Meteorological Department director-general Che Gayah Ismail said the current El Niño level was categorized as ‘strong’ and the country’s temperature is expected to rise between 0.5 to two degrees Celsius.
She said the strong impact of El Niño would continue until April with the northern states in the peninsula starting to feel its effects.
“El Niño’s strong impact will be felt by all the states in the peninsula, Sabah as well as in the Miri and Limbang divisions in Sarawak by the end of this month.
“If we look at the records, the country’s maximum temperature when hit by El Niño in 1998 had reached 40.1 degrees Celsius,” she said.
“Therefore we do not rule out the possibility that the same situation will be repeated,” she added.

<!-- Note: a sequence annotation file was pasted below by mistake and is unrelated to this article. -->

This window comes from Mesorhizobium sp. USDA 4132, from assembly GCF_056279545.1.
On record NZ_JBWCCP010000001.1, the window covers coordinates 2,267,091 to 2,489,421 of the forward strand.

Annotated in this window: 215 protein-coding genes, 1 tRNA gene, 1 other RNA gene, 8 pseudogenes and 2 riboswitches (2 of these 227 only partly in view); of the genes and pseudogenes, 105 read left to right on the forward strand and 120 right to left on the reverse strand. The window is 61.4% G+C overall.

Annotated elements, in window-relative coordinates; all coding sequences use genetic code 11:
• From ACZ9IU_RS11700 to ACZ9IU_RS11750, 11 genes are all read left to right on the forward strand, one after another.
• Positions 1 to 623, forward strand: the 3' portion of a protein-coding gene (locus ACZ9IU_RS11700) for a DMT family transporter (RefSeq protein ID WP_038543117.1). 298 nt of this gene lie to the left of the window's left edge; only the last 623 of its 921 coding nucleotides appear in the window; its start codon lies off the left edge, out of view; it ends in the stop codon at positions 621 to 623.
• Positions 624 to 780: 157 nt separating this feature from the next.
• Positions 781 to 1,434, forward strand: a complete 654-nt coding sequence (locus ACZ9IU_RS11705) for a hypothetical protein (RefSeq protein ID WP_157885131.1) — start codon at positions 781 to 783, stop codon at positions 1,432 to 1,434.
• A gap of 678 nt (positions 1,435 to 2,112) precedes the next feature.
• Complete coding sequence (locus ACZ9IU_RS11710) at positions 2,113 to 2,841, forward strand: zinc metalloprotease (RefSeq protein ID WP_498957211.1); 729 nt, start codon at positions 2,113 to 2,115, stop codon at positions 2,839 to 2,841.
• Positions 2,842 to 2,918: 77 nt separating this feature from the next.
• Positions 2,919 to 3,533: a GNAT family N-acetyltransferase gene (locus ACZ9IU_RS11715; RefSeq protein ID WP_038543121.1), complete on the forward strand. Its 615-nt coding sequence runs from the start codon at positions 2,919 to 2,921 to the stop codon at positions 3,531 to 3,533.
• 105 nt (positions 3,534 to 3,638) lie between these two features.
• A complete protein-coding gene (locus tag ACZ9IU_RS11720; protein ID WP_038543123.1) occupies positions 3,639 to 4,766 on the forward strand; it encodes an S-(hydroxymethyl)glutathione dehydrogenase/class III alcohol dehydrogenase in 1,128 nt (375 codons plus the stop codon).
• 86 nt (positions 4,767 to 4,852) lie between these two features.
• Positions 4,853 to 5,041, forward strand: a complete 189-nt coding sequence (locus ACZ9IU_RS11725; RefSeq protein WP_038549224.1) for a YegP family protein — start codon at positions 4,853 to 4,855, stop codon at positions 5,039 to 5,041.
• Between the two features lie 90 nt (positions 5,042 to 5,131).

El Niño is a warming of the sea surface temperatures which occurs six months in a row every two to four years in the eastern Pacific Ocean.
It can cause a chain of climate change worldwide, among them heavy rainfall in some areas and prolonged drought in others.
The United Nations (UN) released a statement in December last year stating that the El Niño phenomenon was sweeping across the world and that the phenomenon which began with mild and localized conditions in the Pacific in late 2014, had now intensified to cover large portions of Asia and the Pacific.
El Niño is likely to have profound effects on central and southern India, central and north-east Thailand, the central and southern Philippines, northern Cambodia, eastern Indonesia, Papua New Guinea and many Pacific island nations.
In the meantime, Che Gayah said the intensity of El Niño was expected to reach its peak this month, and gradually weaken from February, and the situation is expected to become neutral after June this year.
Source: Malaysiakini | 10 January 2016